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As part of our work each year we communicate with over 60 policy groups and organisations, attend more than 30 shows and participate in over 100 other events throughout our branch network. Our current campaigns include:

Drive Deer Aware

Across the UK it is estimated there are up to 74,000* deer-related motor vehicle accidents, resulting in injury and suffering to deer, the death or injury of several hundred people each year and thousands of pounds worth of vehicle damage. This campaign encourages the erection of warning signs to alert motorists about the presence of deer on roads in high-risk animal collision areas.

* figures ex the Deer Initiative

Recent campaign successes include:

DeerAware campaign

Wildlife Crime

Poaching can lead to a number of animal welfare issues, serious loss of income from the illegal taking of game and fish, and damage to crops and land. Poachers may also be involved with many other rural crimes from theft of dogs and livestock to burglary. BDS is committed to increasing awareness of poaching as a serious wildlife crime and building better trust and relationships between the police and local communities to improve prevention, promote better intelligence and increase enforcement.

BDS is an active member of the Partnership for Action against Wildlife Crime UK (PAW UK) which helps statutory and non-government organisations to work together to combat wildlife crime. Its objectives are to reduce wildlife crime through effective and targeted enforcement, better regulation and improved awareness. Wildlife crime includes offences like poaching, killing or disturbing protected species or damaging their breeding and resting places, and illegally trading in endangered species.

BDS is also a member of the Poaching Priority Delivery Group (England & Wales) which brings together a range of organisations and police officers to tackle poaching issues. The group launched Project Trespass in October 2013 to coordinate action across England and Wales and has seen some good results.

Hazards to Deer

Fencing material and netting of all descriptions, whether in use or discarded, is a regular hazard for all wildlife including Britain’s wild deer which can get it caught around their heads, legs and bodies. BDS actively campaigns to raise awareness and help reduce these incidents which too frequently lead to injury or death for the deer involved.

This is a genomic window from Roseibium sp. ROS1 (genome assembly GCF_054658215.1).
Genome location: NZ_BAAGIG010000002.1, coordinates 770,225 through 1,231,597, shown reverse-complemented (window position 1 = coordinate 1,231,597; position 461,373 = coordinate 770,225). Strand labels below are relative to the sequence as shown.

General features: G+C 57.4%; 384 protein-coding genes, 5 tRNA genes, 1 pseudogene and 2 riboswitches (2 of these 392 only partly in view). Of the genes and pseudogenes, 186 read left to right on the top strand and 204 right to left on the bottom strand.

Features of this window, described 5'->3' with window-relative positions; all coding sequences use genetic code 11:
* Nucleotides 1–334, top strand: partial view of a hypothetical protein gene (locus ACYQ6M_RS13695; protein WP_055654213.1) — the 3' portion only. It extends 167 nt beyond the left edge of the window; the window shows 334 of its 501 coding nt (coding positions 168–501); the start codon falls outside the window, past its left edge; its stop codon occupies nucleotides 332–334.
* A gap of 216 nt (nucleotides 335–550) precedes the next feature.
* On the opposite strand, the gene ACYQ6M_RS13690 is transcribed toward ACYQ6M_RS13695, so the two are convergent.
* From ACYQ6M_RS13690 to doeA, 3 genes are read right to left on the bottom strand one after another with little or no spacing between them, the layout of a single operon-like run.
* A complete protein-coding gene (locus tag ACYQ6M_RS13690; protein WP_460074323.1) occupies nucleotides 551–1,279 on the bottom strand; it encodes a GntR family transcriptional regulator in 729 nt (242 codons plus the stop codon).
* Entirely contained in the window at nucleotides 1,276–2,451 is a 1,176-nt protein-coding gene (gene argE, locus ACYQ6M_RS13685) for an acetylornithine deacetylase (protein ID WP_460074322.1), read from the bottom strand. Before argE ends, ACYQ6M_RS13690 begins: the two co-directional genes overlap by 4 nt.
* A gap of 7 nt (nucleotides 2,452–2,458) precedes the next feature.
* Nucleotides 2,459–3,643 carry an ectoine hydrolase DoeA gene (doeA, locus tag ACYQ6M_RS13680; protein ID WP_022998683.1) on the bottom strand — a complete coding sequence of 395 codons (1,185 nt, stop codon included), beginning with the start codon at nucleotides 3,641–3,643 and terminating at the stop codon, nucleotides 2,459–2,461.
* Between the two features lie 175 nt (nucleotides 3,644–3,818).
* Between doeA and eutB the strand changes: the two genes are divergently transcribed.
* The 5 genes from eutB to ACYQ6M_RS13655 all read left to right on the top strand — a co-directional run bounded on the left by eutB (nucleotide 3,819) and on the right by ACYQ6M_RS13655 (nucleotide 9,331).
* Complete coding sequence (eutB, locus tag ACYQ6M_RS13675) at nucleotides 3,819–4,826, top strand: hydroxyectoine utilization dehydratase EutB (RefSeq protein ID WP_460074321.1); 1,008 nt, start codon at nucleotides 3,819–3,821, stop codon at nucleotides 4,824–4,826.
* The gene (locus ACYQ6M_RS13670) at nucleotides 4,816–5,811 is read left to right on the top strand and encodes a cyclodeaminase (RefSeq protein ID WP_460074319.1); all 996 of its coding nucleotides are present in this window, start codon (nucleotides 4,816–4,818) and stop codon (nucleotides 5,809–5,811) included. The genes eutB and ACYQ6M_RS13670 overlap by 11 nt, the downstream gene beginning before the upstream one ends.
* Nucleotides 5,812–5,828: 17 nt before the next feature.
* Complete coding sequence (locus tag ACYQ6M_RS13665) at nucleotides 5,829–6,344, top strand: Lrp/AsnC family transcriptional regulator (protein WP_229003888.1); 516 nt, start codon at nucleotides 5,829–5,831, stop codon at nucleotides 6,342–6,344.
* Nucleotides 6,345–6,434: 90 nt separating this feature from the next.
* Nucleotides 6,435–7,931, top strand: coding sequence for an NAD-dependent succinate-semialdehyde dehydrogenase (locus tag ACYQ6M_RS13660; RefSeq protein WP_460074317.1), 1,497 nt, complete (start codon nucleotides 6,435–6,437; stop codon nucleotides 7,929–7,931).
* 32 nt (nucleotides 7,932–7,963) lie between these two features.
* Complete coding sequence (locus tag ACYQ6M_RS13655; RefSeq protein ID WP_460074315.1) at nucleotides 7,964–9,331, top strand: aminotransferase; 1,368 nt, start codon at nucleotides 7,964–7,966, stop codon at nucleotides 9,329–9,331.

Another area of concern is plastic pollution and litter. Litter is not just an unsightly mess, it is a very real danger to wildlife including deer. Animals don’t know that litter isn’t food and sadly, ingesting litter has been linked to the death of deer in both the UK and aboard.

Deer will frequently sample unusual items which can ultimately become the cause of their death and have been found later with items such as plastic bags and baler twine filling their stomachs.  They can also entangle themselves in rope or netting which has been carelessly left lying around.  Deer in parks or other places where they are habituated to hand-feeding by humans are especially prone to eating unsuitable items.
We have no way of knowing how many wild deer die annually from such causes. BDS urges everyone to be more aware of the harm plastic and litter pollution can cause and to help in the following ways:

  • Discard of litter correctly and take litter home if you can.
  • Help by supporting local clean up schemes to help reduce litter and plastic pollution.
  • Try to reduce the amount of waste we all produce including litter and plastic pollution.


Chronic Wasting Disease

Chronic Wasting Disease (CWD) is highly infectious and has devastating effects on both wild and farmed deer. BDS is campaigning hard, along with other organisations, to keep CWD out of the UK by promoting awareness of the issue at border control points.

We encourage visitors to the UK to be vigilant about the cleanliness and biosecurity of outdoor equipment. While the highest risks appears to be with those engaged in sporting shooting, anyone hiking or camping in infected areas has the potential to bring back infection on dirty boots, clothes or equipment.

This website has a page in the Science and Research section dedicated to CWD which is kept up to date with all the latest developments.

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